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City of the Sharp-Nosed Fish: A Review
Published on July 13, 2008 By Bahu Virupaksha In Ancient

Nearly a century back two young scholars from Oxford University, B P Grenfell and A S Hunt set out to excavate a site on the banks of the Nile in Egypt at a time when the tensions between the French and the British over the status of Egypt was particularly accute. Napoleon had already discovered the antiquities of Egypt and had published them in 11 volumes and Joseph Champillon had read the Rosetta's stone thereby unlocking the secrets of Egypts past. Just at a time when the pursuit of archaeology was changing from a mere collection of antiquities, a la Indianna Jones variety, to a more scientific and systematic analysis of the material remains of the past,the explorers stumbled upon a small village with a greek name Oxyrhynchos, which roughly translates as the City of the Sharp-Nosed Fish. Here were discoved a treasure trove of documents writeen on papyrii and in the dry desert climate the documents survived for more than 2 thousand years opening the doors to the study not only of Egypts past but also that of Greek, Latin, Arab and Byzantine literature. For preserved in the desert sands were literally mountains of documents and in the hands of a dedicated team of historians these documents have come to life and along with inscriptions and coins the documents from this site have become the mainstay of ancient history.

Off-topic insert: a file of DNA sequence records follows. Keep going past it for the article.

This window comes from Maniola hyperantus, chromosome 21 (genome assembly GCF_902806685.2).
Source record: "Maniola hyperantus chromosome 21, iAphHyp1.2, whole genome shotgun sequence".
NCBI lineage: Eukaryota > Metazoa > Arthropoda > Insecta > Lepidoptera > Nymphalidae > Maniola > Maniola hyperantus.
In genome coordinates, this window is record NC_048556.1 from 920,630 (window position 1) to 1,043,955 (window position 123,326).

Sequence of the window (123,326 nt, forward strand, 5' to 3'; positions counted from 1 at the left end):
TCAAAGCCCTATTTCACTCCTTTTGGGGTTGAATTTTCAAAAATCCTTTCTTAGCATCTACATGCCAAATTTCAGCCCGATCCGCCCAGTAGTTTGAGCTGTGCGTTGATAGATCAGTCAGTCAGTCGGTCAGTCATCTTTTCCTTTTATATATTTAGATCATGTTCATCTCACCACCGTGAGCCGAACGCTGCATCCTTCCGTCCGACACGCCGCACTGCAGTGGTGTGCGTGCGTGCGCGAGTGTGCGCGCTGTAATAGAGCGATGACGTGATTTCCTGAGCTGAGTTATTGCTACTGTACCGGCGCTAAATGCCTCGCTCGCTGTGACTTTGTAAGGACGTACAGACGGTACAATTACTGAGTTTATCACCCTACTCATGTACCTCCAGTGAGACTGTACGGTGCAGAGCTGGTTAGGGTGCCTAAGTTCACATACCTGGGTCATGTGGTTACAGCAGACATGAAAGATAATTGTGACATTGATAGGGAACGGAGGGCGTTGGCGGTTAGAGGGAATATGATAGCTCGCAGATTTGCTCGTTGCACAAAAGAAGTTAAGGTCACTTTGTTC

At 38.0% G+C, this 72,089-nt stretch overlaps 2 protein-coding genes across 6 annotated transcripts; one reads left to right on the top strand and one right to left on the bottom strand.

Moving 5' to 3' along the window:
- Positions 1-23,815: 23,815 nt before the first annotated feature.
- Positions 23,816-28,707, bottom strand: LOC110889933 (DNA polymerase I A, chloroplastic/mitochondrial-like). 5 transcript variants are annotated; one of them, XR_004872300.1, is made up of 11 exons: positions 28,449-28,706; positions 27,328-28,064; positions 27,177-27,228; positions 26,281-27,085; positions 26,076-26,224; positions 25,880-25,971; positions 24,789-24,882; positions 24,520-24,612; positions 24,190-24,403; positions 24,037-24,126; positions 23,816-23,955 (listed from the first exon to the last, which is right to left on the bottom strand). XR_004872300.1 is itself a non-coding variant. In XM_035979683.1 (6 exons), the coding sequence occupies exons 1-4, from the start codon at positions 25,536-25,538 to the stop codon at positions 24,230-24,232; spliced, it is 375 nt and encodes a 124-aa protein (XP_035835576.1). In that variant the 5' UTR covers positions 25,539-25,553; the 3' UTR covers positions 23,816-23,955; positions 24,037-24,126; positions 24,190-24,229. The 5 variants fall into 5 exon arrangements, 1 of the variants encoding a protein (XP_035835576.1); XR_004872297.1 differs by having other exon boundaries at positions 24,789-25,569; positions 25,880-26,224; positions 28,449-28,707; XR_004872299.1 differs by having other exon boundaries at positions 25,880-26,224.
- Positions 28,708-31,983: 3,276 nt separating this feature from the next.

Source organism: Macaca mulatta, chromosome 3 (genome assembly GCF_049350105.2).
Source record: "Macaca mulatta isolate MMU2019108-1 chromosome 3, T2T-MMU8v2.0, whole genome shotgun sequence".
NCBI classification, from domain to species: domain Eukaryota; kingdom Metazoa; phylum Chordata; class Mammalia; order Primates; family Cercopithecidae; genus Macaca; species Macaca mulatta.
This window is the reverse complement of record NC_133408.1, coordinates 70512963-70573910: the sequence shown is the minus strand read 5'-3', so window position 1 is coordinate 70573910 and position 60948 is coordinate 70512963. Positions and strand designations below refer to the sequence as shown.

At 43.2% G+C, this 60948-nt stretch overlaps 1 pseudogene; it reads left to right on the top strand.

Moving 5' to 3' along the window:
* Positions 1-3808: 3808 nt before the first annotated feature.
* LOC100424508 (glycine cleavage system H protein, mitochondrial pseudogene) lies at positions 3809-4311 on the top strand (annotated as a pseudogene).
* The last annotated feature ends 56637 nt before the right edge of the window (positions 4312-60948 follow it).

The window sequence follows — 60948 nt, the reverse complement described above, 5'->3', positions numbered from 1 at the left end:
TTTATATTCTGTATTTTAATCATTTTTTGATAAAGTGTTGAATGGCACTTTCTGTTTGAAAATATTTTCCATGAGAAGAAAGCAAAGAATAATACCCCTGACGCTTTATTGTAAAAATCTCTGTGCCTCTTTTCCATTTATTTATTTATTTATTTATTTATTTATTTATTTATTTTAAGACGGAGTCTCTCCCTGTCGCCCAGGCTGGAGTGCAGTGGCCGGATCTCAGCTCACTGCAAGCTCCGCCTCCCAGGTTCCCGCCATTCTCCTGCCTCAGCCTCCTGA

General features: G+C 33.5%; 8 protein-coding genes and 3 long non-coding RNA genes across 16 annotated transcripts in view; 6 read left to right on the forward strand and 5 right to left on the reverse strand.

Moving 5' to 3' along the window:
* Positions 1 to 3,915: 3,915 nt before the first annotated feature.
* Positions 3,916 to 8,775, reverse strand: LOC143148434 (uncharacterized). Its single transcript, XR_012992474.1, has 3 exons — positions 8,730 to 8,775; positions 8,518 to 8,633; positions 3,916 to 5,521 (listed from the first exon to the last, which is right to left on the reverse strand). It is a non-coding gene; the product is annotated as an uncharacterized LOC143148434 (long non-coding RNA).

A facinating book has recently been published based on a study of this site. Peter Parsons, a scholar who worked on the site for nearly 50 years has brought out an eminently readable account of the recovery, decipherment and publication of the papyrii found at the site. Called City of the Sharp Nosed Fish: Greek Papyri beneath the Egyptian Sand Reveal a Long-Lost World book is a treat to read. This book demonstrates the dedication with which the early pioneers of the discipline of studying ancient documents went asbout their task. River fever, long bouts of lonliness,physical attacks,a morose work force and a obstructive Cairo administration were only some of the difficulties they faced. Even in the first season of excavation such treasures as a few lost poems of Sappho, odes of Pindar and Horace were found and this discovery along with a second century collection entiled Sayings of Jesus spurred the public interest in the project. Parsons has given us a delightful book.

 

             

 

 


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